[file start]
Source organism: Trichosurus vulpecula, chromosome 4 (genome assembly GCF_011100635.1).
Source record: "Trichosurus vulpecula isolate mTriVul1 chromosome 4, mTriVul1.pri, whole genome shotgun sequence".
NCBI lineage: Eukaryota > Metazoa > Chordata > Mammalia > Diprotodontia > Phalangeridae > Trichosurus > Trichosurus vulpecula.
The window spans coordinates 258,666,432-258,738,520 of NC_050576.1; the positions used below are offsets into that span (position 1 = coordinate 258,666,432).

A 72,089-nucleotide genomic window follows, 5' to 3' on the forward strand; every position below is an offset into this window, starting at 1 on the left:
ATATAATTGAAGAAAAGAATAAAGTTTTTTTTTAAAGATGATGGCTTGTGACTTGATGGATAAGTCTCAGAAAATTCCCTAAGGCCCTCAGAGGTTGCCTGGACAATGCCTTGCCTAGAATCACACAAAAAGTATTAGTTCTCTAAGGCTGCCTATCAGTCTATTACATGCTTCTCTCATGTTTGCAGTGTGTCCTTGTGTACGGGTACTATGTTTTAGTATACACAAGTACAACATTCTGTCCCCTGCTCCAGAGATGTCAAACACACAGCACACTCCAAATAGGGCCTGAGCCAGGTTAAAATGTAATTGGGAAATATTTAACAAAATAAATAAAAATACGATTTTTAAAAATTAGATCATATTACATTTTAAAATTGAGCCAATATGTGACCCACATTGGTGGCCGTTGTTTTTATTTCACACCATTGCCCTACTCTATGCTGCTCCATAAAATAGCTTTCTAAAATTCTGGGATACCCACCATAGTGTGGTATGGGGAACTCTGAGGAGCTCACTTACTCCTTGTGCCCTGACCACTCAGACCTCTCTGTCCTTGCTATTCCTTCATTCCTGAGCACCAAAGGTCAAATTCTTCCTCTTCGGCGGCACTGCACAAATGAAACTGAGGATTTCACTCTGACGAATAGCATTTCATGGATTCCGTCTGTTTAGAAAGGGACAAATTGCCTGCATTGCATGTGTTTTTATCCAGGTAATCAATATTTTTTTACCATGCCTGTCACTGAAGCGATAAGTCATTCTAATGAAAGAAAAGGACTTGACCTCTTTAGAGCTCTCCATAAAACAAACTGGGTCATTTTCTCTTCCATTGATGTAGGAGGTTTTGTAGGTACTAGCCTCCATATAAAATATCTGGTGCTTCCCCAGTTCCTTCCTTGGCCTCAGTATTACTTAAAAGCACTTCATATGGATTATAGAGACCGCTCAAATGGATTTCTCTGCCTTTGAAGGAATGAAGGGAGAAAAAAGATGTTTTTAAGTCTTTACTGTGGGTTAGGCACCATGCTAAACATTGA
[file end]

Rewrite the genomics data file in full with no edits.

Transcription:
Source organism: Trichosurus vulpecula, chromosome 4 (genome assembly GCF_011100635.1).
Source record: "Trichosurus vulpecula isolate mTriVul1 chromosome 4, mTriVul1.pri, whole genome shotgun sequence".
NCBI lineage: Eukaryota > Metazoa > Chordata > Mammalia > Diprotodontia > Phalangeridae > Trichosurus > Trichosurus vulpecula.
The window spans coordinates 258,666,432-258,738,520 of NC_050576.1; the positions used below are offsets into that span (position 1 = coordinate 258,666,432).

A 72,089-nucleotide genomic window follows, 5' to 3' on the forward strand; every position below is an offset into this window, starting at 1 on the left:
ATATAATTGAAGAAAAGAATAAAGTTTTTTTTTAAAGATGATGGCTTGTGACTTGATGGATAAGTCTCAGAAAATTCCCTAAGGCCCTCAGAGGTTGCCTGGACAATGCCTTGCCTAGAATCACACAAAAAGTATTAGTTCTCTAAGGCTGCCTATCAGTCTATTACATGCTTCTCTCATGTTTGCAGTGTGTCCTTGTGTACGGGTACTATGTTTTAGTATACACAAGTACAACATTCTGTCCCCTGCTCCAGAGATGTCAAACACACAGCACACTCCAAATAGGGCCTGAGCCAGGTTAAAATGTAATTGGGAAATATTTAACAAAATAAATAAAAATACGATTTTTAAAAATTAGATCATATTACATTTTAAAATTGAGCCAATATGTGACCCACATTGGTGGCCGTTGTTTTTATTTCACACCATTGCCCTACTCTATGCTGCTCCATAAAATAGCTTTCTAAAATTCTGGGATACCCACCATAGTGTGGTATGGGGAACTCTGAGGAGCTCACTTACTCCTTGTGCCCTGACCACTCAGACCTCTCTGTCCTTGCTATTCCTTCATTCCTGAGCACCAAAGGTCAAATTCTTCCTCTTCGGCGGCACTGCACAAATGAAACTGAGGATTTCACTCTGACGAATAGCATTTCATGGATTCCGTCTGTTTAGAAAGGGACAAATTGCCTGCATTGCATGTGTTTTTATCCAGGTAATCAATATTTTTTTACCATGCCTGTCACTGAAGCGATAAGTCATTCTAATGAAAGAAAAGGACTTGACCTCTTTAGAGCTCTCCATAAAACAAACTGGGTCATTTTCTCTTCCATTGATGTAGGAGGTTTTGTAGGTACTAGCCTCCATATAAAATATCTGGTGCTTCCCCAGTTCCTTCCTTGGCCTCAGTATTACTTAAAAGCACTTCATATGGATTATAGAGACCGCTCAAATGGATTTCTCTGCCTTTGAAGGAATGAAGGGAGAAAAAAGATGTTTTTAAGTCTTTACTGTGGGTTAGGCACCATGCTAAACATTGA